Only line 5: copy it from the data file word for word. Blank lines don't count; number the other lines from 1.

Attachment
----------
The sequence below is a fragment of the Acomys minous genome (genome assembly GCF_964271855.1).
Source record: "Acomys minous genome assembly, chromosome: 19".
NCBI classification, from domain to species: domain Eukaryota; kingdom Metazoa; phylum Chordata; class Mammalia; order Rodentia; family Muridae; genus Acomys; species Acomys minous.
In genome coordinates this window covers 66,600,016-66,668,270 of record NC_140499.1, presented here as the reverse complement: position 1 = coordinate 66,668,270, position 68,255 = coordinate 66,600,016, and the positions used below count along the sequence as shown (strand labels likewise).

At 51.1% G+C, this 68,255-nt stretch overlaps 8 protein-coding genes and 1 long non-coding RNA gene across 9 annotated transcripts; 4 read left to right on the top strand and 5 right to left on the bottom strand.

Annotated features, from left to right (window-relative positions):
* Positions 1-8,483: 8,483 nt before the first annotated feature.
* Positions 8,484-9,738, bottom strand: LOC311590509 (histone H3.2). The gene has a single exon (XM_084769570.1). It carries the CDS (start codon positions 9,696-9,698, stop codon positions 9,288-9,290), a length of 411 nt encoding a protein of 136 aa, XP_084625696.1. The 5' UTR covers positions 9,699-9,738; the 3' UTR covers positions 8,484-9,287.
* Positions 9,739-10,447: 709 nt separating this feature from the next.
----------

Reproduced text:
At 51.1% G+C, this 68,255-nt stretch overlaps 8 protein-coding genes and 1 long non-coding RNA gene across 9 annotated transcripts; 4 read left to right on the top strand and 5 right to left on the bottom strand.